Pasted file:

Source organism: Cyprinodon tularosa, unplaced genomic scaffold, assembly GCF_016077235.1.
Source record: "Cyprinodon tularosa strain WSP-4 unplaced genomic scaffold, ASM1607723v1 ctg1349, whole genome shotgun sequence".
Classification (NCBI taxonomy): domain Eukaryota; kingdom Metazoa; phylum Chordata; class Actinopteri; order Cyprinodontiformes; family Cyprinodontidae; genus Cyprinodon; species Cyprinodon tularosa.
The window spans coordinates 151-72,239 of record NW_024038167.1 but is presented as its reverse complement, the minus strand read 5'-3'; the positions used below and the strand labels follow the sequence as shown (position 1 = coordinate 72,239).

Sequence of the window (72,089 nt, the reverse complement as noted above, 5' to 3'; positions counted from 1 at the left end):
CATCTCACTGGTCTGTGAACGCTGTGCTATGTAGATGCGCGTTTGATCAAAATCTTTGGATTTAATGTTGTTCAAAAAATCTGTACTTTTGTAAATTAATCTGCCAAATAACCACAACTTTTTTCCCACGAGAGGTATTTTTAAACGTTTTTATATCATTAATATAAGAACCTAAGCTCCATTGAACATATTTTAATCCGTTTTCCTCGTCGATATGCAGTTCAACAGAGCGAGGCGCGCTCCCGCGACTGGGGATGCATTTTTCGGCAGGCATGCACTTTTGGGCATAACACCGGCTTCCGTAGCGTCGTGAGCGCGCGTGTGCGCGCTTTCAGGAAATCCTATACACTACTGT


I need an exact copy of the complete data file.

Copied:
Source organism: Cyprinodon tularosa, unplaced genomic scaffold, assembly GCF_016077235.1.
Source record: "Cyprinodon tularosa strain WSP-4 unplaced genomic scaffold, ASM1607723v1 ctg1349, whole genome shotgun sequence".
Classification (NCBI taxonomy): domain Eukaryota; kingdom Metazoa; phylum Chordata; class Actinopteri; order Cyprinodontiformes; family Cyprinodontidae; genus Cyprinodon; species Cyprinodon tularosa.
The window spans coordinates 151-72,239 of record NW_024038167.1 but is presented as its reverse complement, the minus strand read 5'-3'; the positions used below and the strand labels follow the sequence as shown (position 1 = coordinate 72,239).

Sequence of the window (72,089 nt, the reverse complement as noted above, 5' to 3'; positions counted from 1 at the left end):
CATCTCACTGGTCTGTGAACGCTGTGCTATGTAGATGCGCGTTTGATCAAAATCTTTGGATTTAATGTTGTTCAAAAAATCTGTACTTTTGTAAATTAATCTGCCAAATAACCACAACTTTTTTCCCACGAGAGGTATTTTTAAACGTTTTTATATCATTAATATAAGAACCTAAGCTCCATTGAACATATTTTAATCCGTTTTCCTCGTCGATATGCAGTTCAACAGAGCGAGGCGCGCTCCCGCGACTGGGGATGCATTTTTCGGCAGGCATGCACTTTTGGGCATAACACCGGCTTCCGTAGCGTCGTGAGCGCGCGTGTGCGCGCTTTCAGGAAATCCTATACACTACTGT